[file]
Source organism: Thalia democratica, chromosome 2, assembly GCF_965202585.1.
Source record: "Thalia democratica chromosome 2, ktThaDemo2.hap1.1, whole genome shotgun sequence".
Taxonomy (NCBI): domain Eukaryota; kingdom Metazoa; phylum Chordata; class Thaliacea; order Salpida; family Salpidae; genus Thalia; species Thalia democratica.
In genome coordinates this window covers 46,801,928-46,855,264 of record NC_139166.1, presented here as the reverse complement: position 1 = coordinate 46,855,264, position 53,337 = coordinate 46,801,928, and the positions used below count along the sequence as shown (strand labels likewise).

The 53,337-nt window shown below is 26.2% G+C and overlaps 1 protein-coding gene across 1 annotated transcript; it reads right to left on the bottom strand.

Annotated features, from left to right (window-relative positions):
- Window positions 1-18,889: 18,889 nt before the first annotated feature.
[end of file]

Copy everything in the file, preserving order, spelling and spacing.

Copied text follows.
Source organism: Thalia democratica, chromosome 2, assembly GCF_965202585.1.
Source record: "Thalia democratica chromosome 2, ktThaDemo2.hap1.1, whole genome shotgun sequence".
Taxonomy (NCBI): domain Eukaryota; kingdom Metazoa; phylum Chordata; class Thaliacea; order Salpida; family Salpidae; genus Thalia; species Thalia democratica.
In genome coordinates this window covers 46,801,928-46,855,264 of record NC_139166.1, presented here as the reverse complement: position 1 = coordinate 46,855,264, position 53,337 = coordinate 46,801,928, and the positions used below count along the sequence as shown (strand labels likewise).

The 53,337-nt window shown below is 26.2% G+C and overlaps 1 protein-coding gene across 1 annotated transcript; it reads right to left on the bottom strand.

Annotated features, from left to right (window-relative positions):
- Window positions 1-18,889: 18,889 nt before the first annotated feature.